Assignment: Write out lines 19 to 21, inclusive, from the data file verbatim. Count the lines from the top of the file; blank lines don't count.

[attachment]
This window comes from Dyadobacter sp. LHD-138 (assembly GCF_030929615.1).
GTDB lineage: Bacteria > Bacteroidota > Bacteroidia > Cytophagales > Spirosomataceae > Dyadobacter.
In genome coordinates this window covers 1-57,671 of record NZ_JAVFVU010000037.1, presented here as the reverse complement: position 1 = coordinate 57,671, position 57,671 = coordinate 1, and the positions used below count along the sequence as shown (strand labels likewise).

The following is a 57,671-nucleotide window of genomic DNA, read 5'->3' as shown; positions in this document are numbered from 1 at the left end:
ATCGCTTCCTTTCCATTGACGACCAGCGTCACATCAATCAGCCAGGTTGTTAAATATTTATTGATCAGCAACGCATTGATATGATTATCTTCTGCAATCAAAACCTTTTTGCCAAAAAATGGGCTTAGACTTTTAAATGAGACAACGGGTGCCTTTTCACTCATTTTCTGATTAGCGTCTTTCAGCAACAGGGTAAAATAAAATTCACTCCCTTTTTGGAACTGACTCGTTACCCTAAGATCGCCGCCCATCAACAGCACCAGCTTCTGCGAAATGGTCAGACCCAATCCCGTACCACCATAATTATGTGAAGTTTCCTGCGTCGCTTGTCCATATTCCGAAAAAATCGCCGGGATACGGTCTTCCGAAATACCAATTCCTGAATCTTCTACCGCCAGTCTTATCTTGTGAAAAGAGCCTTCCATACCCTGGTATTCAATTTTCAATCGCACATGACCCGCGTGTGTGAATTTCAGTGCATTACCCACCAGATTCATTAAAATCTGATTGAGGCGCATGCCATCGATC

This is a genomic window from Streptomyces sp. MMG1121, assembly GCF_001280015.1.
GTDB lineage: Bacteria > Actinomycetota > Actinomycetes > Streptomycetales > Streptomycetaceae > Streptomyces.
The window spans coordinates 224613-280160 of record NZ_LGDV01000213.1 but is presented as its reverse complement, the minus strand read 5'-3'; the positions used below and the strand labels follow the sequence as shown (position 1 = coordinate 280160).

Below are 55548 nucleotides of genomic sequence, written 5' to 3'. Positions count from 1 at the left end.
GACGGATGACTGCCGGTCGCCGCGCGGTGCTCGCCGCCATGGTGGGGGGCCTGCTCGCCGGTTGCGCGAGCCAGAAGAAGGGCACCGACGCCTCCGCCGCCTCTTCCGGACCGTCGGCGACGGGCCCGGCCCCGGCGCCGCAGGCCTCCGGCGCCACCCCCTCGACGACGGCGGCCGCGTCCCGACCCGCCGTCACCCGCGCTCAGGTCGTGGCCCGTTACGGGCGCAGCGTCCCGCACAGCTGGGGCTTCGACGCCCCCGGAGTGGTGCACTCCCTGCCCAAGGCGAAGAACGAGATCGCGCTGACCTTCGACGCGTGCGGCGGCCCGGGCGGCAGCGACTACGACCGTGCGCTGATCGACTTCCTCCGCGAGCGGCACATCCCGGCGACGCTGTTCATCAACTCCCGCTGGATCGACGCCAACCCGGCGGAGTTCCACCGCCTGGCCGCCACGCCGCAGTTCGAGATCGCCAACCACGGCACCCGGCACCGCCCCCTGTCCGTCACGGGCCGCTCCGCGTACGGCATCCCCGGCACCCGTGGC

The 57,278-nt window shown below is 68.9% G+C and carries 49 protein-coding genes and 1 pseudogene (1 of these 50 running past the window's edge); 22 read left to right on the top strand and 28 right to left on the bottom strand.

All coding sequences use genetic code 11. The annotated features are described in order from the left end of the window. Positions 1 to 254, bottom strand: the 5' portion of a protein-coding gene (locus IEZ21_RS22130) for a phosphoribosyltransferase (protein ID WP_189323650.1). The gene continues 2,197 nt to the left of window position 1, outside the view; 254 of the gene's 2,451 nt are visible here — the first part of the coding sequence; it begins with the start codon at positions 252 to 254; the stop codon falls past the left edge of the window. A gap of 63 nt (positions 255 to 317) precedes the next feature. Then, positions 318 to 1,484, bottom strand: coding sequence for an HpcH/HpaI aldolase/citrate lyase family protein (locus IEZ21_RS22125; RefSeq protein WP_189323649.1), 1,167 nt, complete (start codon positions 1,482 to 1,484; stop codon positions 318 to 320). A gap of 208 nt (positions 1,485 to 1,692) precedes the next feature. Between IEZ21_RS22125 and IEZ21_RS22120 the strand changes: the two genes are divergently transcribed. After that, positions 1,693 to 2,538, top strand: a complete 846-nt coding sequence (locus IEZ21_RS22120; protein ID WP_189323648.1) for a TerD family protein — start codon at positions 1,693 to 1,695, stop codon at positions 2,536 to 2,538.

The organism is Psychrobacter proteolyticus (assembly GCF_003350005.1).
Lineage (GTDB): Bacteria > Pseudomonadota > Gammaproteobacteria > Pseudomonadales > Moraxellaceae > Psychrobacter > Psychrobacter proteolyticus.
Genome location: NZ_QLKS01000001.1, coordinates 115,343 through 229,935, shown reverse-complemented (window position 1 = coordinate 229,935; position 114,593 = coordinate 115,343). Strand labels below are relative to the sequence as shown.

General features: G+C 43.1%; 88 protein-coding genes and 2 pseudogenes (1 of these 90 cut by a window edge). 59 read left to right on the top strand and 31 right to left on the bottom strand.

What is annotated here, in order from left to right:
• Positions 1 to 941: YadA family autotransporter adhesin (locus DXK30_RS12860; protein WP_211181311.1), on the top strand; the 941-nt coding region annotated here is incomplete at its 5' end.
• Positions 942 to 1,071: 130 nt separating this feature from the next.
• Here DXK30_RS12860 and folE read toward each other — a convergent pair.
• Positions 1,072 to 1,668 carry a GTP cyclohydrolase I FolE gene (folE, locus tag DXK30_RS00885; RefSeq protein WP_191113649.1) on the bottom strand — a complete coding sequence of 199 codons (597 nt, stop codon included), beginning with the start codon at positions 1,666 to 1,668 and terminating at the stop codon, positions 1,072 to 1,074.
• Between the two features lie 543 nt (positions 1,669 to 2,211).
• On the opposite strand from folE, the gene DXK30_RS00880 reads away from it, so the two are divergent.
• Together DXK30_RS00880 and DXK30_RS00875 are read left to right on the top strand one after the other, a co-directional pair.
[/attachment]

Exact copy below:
• Positions 942 to 1,071: 130 nt separating this feature from the next.
• Here DXK30_RS12860 and folE read toward each other — a convergent pair.
• Positions 1,072 to 1,668 carry a GTP cyclohydrolase I FolE gene (folE, locus tag DXK30_RS00885; RefSeq protein WP_191113649.1) on the bottom strand — a complete coding sequence of 199 codons (597 nt, stop codon included), beginning with the start codon at positions 1,666 to 1,668 and terminating at the stop codon, positions 1,072 to 1,074.